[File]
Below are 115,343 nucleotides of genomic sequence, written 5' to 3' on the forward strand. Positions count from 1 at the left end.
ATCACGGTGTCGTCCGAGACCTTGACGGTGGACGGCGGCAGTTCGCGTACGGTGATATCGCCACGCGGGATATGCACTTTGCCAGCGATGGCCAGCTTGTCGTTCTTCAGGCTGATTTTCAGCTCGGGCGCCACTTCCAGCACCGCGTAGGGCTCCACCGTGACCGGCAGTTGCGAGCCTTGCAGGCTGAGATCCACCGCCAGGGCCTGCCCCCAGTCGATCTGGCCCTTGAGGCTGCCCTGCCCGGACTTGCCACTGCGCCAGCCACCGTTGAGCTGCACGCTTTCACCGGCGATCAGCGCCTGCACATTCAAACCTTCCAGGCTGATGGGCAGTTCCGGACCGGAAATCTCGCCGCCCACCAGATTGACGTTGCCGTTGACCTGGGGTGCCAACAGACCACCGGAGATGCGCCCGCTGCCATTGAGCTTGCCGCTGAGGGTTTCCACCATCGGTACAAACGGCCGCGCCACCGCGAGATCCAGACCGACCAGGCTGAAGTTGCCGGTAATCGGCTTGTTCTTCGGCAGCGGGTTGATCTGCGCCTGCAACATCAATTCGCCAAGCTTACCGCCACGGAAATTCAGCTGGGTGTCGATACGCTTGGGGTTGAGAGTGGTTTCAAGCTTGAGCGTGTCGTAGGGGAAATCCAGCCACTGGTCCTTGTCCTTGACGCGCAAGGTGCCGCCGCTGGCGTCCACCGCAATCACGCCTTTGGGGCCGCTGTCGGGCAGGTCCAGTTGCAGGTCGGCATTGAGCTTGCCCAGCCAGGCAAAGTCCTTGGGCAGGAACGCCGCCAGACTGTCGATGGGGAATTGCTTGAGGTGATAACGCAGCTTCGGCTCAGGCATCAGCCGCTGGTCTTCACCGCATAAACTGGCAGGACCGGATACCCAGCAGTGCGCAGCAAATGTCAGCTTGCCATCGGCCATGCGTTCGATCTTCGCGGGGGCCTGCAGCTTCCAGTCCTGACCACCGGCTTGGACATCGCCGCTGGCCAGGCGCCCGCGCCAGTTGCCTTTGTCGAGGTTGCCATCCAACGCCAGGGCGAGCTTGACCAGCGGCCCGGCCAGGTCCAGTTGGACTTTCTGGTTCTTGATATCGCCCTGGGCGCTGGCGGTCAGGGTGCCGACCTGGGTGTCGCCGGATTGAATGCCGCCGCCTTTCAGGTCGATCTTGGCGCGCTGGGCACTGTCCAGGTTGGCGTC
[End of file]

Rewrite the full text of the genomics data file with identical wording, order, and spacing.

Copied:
Below are 115,343 nucleotides of genomic sequence, written 5' to 3' on the forward strand. Positions count from 1 at the left end.
ATCACGGTGTCGTCCGAGACCTTGACGGTGGACGGCGGCAGTTCGCGTACGGTGATATCGCCACGCGGGATATGCACTTTGCCAGCGATGGCCAGCTTGTCGTTCTTCAGGCTGATTTTCAGCTCGGGCGCCACTTCCAGCACCGCGTAGGGCTCCACCGTGACCGGCAGTTGCGAGCCTTGCAGGCTGAGATCCACCGCCAGGGCCTGCCCCCAGTCGATCTGGCCCTTGAGGCTGCCCTGCCCGGACTTGCCACTGCGCCAGCCACCGTTGAGCTGCACGCTTTCACCGGCGATCAGCGCCTGCACATTCAAACCTTCCAGGCTGATGGGCAGTTCCGGACCGGAAATCTCGCCGCCCACCAGATTGACGTTGCCGTTGACCTGGGGTGCCAACAGACCACCGGAGATGCGCCCGCTGCCATTGAGCTTGCCGCTGAGGGTTTCCACCATCGGTACAAACGGCCGCGCCACCGCGAGATCCAGACCGACCAGGCTGAAGTTGCCGGTAATCGGCTTGTTCTTCGGCAGCGGGTTGATCTGCGCCTGCAACATCAATTCGCCAAGCTTACCGCCACGGAAATTCAGCTGGGTGTCGATACGCTTGGGGTTGAGAGTGGTTTCAAGCTTGAGCGTGTCGTAGGGGAAATCCAGCCACTGGTCCTTGTCCTTGACGCGCAAGGTGCCGCCGCTGGCGTCCACCGCAATCACGCCTTTGGGGCCGCTGTCGGGCAGGTCCAGTTGCAGGTCGGCATTGAGCTTGCCCAGCCAGGCAAAGTCCTTGGGCAGGAACGCCGCCAGACTGTCGATGGGGAATTGCTTGAGGTGATAACGCAGCTTCGGCTCAGGCATCAGCCGCTGGTCTTCACCGCATAAACTGGCAGGACCGGATACCCAGCAGTGCGCAGCAAATGTCAGCTTGCCATCGGCCATGCGTTCGATCTTCGCGGGGGCCTGCAGCTTCCAGTCCTGACCACCGGCTTGGACATCGCCGCTGGCCAGGCGCCCGCGCCAGTTGCCTTTGTCGAGGTTGCCATCCAACGCCAGGGCGAGCTTGACCAGCGGCCCGGCCAGGTCCAGTTGGACTTTCTGGTTCTTGATATCGCCCTGGGCGCTGGCGGTCAGGGTGCCGACCTGGGTGTCGCCGGATTGAATGCCGCCGCCTTTCAGGTCGATCTTGGCGCGCTGGGCACTGTCCAGGTTGGCGTC